© David Watts
The tall man back of Donald Smith with the stovepipe hat and beard
With a CPR surveyor and consulting engineer
Today he is remembered for his scheme of standard time
That took the globe as a giant clock with a twelve o’clock date line.
Field BC and Broadview Sask. are stops along the track
Where westbound passengers used to set their watches one hour back
Eastbound travellers moved ahead an hour, losing one
Took their cue from the timetable instead of from the sun.
Today we say it’s relative as we go speeding through
But still align to standard time as Sanford Fleming’s due
Meridians once were national; each country had its own
Today they take a common base with twenty-four time zones.
Notes on “Sanford Fleming: Time Lord”
Line 1 locates our subject in “the most famous Canadian photo:” the driving of the Last Spike on the Canadian Pacific Railway at Craigallachie BC. He’s directly behind the central figure, Donald Smith (later Lord Strathcona), who is driving the spike.
Fleming was a surveyor for a number of railway including in the Maritimes and Yellowhead Pass, the original preferred route for Canadian Pacific, and the one now taken through the Rockies by its rival Canadian National (and earlier predecessors Canadian Northern and Grand Trunk Pacific railways).
When commercial and political reasons forced CP to the southern route that included the Kicking Horse, Rogers and Eagle passes, Fleming was asked to provide a second opinion on the validity of the route now being proposed. (See verses 5-6 of the song “Rogers Pass.) This is a testimonial to his professional objectivity. For a line on which some big egos had a major stake, the man being called to the final choice was the one whose own proposal had been rejected.
Fleming was a man of many talents. The “three-penny beaver,” one of Canada’s earliest postage stamps was based on his design. And while he was not the only advocate of what became the Zero Meridian at Greenwich (just east of the centre of London), Fleming’s persuasive presentations before and at the international conference that decided the matter ensured the success of the way we divide the glove into time zones.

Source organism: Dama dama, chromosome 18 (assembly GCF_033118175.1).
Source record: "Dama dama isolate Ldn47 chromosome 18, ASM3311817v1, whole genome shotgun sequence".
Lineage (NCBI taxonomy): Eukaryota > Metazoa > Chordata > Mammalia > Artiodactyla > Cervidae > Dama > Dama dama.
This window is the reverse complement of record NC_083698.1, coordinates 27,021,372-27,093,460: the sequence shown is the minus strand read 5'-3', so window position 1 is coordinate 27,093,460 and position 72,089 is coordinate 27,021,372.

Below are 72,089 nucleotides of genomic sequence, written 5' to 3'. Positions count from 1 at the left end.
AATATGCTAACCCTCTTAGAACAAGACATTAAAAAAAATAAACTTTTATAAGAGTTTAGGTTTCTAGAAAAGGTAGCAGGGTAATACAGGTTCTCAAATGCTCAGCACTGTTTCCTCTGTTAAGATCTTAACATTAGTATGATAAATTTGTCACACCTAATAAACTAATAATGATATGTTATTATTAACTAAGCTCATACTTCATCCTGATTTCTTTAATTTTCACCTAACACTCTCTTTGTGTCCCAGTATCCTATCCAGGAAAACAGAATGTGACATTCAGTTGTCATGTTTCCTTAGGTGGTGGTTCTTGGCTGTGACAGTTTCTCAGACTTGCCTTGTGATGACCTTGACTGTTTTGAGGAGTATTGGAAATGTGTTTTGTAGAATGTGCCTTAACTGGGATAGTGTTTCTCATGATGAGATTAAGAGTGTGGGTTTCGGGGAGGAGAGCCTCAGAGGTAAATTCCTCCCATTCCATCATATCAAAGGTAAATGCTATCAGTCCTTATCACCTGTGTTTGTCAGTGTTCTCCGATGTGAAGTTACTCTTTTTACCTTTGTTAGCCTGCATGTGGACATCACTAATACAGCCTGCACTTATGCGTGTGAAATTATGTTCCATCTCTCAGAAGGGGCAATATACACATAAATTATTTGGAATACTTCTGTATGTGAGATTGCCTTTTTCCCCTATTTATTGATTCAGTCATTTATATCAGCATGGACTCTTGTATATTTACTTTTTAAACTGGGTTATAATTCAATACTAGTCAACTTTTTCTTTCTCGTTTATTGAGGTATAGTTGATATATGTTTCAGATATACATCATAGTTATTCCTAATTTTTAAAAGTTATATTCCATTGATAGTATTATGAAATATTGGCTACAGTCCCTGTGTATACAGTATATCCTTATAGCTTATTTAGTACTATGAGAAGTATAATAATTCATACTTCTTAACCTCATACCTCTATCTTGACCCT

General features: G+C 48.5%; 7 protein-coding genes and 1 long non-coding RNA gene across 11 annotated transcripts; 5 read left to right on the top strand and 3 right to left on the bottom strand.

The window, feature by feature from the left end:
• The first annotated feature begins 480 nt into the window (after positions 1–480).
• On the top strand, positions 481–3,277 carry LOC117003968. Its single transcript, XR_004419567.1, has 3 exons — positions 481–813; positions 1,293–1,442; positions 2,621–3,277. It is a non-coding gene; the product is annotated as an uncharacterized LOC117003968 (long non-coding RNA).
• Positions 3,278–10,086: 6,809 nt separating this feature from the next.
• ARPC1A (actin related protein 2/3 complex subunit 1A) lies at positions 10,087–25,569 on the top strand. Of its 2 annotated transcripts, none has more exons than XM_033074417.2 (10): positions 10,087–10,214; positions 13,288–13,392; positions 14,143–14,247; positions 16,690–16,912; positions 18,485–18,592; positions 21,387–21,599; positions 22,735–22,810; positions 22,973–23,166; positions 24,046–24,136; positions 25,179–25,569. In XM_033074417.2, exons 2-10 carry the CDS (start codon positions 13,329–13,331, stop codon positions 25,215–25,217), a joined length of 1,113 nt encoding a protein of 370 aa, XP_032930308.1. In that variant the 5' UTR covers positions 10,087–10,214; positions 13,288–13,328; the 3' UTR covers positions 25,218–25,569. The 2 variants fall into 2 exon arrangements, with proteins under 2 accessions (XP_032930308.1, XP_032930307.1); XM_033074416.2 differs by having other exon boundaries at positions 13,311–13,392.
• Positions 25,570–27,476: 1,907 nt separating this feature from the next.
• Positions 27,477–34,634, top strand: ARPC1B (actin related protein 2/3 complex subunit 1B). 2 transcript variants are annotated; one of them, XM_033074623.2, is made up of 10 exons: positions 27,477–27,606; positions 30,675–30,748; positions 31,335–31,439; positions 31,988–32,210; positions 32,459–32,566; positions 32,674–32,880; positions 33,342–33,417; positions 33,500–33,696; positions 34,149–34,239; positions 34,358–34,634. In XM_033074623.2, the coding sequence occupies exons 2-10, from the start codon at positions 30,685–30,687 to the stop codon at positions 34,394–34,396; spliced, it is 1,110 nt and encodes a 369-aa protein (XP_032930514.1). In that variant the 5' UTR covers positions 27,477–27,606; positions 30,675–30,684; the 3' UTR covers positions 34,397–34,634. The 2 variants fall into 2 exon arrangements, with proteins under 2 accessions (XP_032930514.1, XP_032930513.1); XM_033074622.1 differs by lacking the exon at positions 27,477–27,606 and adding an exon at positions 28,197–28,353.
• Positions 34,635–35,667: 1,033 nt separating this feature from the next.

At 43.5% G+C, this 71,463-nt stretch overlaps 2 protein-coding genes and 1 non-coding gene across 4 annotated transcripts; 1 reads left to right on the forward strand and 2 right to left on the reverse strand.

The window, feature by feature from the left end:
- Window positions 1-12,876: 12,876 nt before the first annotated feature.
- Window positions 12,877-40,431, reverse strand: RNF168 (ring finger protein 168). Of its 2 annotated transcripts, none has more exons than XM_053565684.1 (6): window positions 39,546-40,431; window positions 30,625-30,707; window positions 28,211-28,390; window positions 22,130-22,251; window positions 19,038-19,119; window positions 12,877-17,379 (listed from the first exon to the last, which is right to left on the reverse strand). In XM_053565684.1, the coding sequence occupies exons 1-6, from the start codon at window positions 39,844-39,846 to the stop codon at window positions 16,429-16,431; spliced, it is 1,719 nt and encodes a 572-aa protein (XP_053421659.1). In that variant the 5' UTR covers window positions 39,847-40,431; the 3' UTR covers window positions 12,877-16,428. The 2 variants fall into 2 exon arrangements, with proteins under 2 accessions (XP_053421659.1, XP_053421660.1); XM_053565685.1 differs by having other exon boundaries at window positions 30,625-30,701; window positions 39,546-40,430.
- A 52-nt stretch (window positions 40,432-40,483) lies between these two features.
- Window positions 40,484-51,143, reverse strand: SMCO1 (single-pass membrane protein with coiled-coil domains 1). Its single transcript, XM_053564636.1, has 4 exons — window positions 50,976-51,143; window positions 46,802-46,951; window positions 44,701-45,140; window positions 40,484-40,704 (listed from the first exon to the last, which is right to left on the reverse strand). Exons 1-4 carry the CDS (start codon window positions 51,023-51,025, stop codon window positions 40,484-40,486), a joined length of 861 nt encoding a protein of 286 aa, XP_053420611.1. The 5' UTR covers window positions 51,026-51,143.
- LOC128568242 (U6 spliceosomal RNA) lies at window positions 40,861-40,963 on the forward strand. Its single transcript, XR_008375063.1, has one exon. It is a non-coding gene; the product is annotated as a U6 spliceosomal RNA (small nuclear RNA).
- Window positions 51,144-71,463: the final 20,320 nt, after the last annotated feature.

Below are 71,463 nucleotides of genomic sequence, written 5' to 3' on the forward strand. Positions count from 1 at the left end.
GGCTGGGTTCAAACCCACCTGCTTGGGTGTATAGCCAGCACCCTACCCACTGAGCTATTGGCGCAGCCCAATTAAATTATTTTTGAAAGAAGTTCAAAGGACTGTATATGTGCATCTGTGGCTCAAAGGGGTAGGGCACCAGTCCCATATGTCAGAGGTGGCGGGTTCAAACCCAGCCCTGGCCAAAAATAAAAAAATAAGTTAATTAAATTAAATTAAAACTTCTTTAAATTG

Before the railway age, local time prevailed, each town setting its own clocks based on its own high noon. As this was no longer feasible with fast-moving trains travelling long distances and sharing tracks, American railroads were already developing standardization. The proposals put forward by Fleming and his contemporaries took this to a global level.
Field is the first divisional point on the CP mainline after crossing the Alberta-BC border travelling westward. As it was a point where rail operating crews (conductors and engineers and their assistants) changed and checked their pocket watches with each other before the trains continued westward, it was the place passengers were advised to reset theirs too.
Broadview served the same purpose for westbound trains crossing the boundary from Manitoba (Central Time) into Saskatchewan (Mountain Time). Eastbound train crews and passengers made the change at the same points, this time before crossing the provincial boundaries.
As there is no regularly scheduled passenger train service through these points on the CP line today (though Rocky Mountaineer excursion trains pass through in summer), the towns have lost the time-change significance they once had. VIA Rail’s train “The Canadian” that used to travel the CP line, now travels the more northerly CN one, and on-board service crews announce the change of time zone over the trains’ PA systems.
Travelers on the Trans-Canada or other highways may see a roadside sign telling of the change. Many pass without noticing it until the next town or gas station where they stop and see clocks an hour different from their own!